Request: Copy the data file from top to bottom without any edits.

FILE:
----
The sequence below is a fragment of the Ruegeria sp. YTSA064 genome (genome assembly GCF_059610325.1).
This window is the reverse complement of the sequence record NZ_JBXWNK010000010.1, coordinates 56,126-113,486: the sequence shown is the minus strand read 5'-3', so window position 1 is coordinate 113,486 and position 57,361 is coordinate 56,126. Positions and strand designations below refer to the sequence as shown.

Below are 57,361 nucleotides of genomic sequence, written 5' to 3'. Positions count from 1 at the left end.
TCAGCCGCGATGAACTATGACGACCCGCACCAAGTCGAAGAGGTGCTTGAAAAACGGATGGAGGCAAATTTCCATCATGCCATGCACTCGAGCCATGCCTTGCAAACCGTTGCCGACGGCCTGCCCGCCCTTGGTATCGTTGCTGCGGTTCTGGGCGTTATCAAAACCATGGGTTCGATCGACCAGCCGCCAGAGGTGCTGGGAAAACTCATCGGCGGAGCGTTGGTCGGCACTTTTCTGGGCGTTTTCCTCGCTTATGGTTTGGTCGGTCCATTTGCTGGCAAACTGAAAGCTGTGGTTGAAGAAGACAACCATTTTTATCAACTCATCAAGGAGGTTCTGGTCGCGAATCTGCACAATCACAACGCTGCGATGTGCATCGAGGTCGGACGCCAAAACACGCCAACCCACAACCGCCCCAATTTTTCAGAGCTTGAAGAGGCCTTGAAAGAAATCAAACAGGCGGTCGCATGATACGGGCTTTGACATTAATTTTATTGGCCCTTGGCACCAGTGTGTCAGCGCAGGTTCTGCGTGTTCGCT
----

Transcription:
The sequence below is a fragment of the Ruegeria sp. YTSA064 genome (genome assembly GCF_059610325.1).
This window is the reverse complement of the sequence record NZ_JBXWNK010000010.1, coordinates 56,126-113,486: the sequence shown is the minus strand read 5'-3', so window position 1 is coordinate 113,486 and position 57,361 is coordinate 56,126. Positions and strand designations below refer to the sequence as shown.

Below are 57,361 nucleotides of genomic sequence, written 5' to 3'. Positions count from 1 at the left end.
TCAGCCGCGATGAACTATGACGACCCGCACCAAGTCGAAGAGGTGCTTGAAAAACGGATGGAGGCAAATTTCCATCATGCCATGCACTCGAGCCATGCCTTGCAAACCGTTGCCGACGGCCTGCCCGCCCTTGGTATCGTTGCTGCGGTTCTGGGCGTTATCAAAACCATGGGTTCGATCGACCAGCCGCCAGAGGTGCTGGGAAAACTCATCGGCGGAGCGTTGGTCGGCACTTTTCTGGGCGTTTTCCTCGCTTATGGTTTGGTCGGTCCATTTGCTGGCAAACTGAAAGCTGTGGTTGAAGAAGACAACCATTTTTATCAACTCATCAAGGAGGTTCTGGTCGCGAATCTGCACAATCACAACGCTGCGATGTGCATCGAGGTCGGACGCCAAAACACGCCAACCCACAACCGCCCCAATTTTTCAGAGCTTGAAGAGGCCTTGAAAGAAATCAAACAGGCGGTCGCATGATACGGGCTTTGACATTAATTTTATTGGCCCTTGGCACCAGTGTGTCAGCGCAGGTTCTGCGTGTTCGCT